American FBI investigators are still waiting in Tripoli for permission to go to Benghazi to investigate the compound where the American ambassador was killed on the 11th. Libyan police didn't do much investigating at the scene but journalists were all over it, picking up all sorts of stuff (like the ambassadors personal journal). The FBI is stuck in Tripoli because the government believes it isn't safe in Benghazi. The U.S. has withdrawn some staff from the embassy in Tripoli but says these people will be returning soon. American intelligence agencies, using data from a wide variety of sources, believe the attack on the American ambassador was planned in advance to commemorate September 11th , avenge the death of Osama bin Laden, and generally enhance the prestige of al Qaeda and other Islamic radical groups in Libya. That backfired and the Libyans have a list of the usual suspects. While some of these people fled Benghazi, the Libyans did arrest several dozen and have interrogated them. It's unclear how much cooperation is going on between the Libyans and American intelligence agencies. The U.S. government is now extremely reluctant to have any more personnel killed or wounded in Benghazi. This is partially because the American government initially tried to explain away the September 11th attack as a response to an American anti-Islam film, even though Libyan officials early on advised that this was not the case. There were plenty of Libyan witnesses to the attack to confirm that the attack was planned and carried out like a military operation. One thing U.S. intelligence officials and their Libyan counterparts agree on was that the attack was the work of Libyan Islamic radical group. The Libyans are insistent on the attack having been organized by Libyan radicals, not foreigners. This won't be known for sure until there is some kind of trial.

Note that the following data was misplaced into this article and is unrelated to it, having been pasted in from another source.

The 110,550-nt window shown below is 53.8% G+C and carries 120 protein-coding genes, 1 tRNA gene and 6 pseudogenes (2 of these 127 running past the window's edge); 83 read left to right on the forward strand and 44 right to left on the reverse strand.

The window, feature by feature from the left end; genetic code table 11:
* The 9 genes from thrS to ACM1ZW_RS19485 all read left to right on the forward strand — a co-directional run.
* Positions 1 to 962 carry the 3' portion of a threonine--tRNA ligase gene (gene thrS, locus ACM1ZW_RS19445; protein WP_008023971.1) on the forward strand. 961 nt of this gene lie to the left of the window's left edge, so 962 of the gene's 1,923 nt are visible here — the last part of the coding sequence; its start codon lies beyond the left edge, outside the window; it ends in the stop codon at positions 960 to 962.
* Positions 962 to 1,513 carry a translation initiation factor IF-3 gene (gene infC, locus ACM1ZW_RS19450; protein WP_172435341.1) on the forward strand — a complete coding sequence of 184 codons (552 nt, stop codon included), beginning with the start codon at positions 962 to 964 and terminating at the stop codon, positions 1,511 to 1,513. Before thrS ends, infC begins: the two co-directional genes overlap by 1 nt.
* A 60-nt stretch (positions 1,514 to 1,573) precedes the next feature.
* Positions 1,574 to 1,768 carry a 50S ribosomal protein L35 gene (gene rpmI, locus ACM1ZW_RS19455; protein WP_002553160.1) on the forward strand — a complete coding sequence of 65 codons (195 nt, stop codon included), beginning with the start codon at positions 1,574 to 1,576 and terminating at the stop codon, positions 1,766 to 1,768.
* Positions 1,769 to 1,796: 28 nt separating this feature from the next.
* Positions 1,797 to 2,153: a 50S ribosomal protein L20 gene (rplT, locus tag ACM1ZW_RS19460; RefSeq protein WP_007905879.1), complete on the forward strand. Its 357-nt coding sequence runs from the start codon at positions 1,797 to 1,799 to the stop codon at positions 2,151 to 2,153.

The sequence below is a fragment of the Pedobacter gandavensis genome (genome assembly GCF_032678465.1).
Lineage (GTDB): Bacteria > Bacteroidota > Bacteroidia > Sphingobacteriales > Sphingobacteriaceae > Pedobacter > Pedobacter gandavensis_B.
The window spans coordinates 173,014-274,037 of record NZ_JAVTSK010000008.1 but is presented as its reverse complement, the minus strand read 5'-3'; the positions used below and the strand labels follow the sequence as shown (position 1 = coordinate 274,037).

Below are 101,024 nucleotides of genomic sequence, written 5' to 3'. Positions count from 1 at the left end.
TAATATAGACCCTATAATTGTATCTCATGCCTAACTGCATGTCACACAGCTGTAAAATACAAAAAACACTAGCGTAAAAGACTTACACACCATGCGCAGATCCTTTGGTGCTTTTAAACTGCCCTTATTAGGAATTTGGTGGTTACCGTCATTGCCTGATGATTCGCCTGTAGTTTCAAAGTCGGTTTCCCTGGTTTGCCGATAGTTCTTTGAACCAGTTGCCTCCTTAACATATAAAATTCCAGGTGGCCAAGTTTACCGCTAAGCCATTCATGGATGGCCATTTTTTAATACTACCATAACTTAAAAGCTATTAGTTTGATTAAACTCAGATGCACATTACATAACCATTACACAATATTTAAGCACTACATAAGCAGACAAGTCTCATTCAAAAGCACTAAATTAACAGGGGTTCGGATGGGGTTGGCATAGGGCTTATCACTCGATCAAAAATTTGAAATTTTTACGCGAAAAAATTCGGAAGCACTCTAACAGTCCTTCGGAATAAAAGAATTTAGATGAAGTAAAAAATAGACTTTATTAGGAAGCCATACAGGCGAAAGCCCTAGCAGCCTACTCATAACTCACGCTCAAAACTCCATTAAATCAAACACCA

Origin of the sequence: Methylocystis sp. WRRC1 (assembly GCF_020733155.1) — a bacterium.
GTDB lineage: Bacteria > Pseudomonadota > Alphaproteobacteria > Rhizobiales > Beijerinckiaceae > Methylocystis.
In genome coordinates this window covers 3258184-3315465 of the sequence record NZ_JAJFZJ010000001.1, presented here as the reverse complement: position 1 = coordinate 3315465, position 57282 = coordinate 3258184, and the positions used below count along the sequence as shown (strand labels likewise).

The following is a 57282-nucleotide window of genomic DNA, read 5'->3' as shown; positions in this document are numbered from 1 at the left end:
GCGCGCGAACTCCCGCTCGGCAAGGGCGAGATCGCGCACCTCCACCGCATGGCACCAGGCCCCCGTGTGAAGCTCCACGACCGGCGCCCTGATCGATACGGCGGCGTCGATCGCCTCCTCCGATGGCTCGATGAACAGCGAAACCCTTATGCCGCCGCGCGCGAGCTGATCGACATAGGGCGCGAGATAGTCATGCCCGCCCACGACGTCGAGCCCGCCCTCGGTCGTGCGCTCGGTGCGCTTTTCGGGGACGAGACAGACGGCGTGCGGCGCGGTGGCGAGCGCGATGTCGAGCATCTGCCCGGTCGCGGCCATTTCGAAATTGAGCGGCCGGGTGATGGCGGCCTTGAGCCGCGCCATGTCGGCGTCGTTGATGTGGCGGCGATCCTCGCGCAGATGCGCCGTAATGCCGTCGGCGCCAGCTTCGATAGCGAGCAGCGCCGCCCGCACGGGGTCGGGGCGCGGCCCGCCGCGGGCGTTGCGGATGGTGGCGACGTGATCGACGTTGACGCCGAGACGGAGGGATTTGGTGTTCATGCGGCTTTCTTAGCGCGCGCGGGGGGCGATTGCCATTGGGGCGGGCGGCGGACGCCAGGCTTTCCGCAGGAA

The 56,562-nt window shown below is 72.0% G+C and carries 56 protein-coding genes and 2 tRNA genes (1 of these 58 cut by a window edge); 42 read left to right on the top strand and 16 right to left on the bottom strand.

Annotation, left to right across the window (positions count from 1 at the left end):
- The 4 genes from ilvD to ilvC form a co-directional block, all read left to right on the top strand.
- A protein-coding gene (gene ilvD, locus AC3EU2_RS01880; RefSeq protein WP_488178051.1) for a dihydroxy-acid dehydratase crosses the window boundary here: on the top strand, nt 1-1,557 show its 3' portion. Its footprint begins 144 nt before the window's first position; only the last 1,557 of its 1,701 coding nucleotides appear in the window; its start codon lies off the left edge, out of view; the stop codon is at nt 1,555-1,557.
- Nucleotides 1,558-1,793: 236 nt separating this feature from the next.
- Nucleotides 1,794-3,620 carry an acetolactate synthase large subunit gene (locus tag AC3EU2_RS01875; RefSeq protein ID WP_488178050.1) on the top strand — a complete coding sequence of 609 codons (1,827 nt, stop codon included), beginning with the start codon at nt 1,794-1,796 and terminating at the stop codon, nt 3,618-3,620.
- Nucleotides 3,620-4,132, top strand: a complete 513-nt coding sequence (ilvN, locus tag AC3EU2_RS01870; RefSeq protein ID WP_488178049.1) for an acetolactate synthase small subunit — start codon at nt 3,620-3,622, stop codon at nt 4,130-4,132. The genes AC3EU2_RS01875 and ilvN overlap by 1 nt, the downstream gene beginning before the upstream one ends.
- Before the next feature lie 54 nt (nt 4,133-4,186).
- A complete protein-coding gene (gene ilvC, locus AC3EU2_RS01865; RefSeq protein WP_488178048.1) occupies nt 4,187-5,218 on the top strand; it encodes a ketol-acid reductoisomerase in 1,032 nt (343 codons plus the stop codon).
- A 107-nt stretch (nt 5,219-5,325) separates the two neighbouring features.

NATO has offered advisors and trainers to assist the Libyan security forces in getting organized, so that they can deal with the militia problem once and for all. The Libyans have not yet responded to this offer. The government still lacks the trained manpower in its security forces to remove and replace over a hundred militias. Some of these militias are pro-Kaddafi and rule towns in the interior that always backed Kaddafi. The armed men in those towns agreed to stop fighting in support of Kaddafi (after Kaddafi was killed last year) but, in practice, have not surrendered. Putting these groups out of action and replacing them with government administration could be messy. In the coastal cities many militias have turned into criminal gangs and will remain as such even if they are forced to cease operating in the open as militias. One of the most contentious issues is ownership of property (land, businesses, vehicles, valuables) belonging to Kaddafi, his family, and cronies. Some militias have taken over these properties and are reluctant to let go.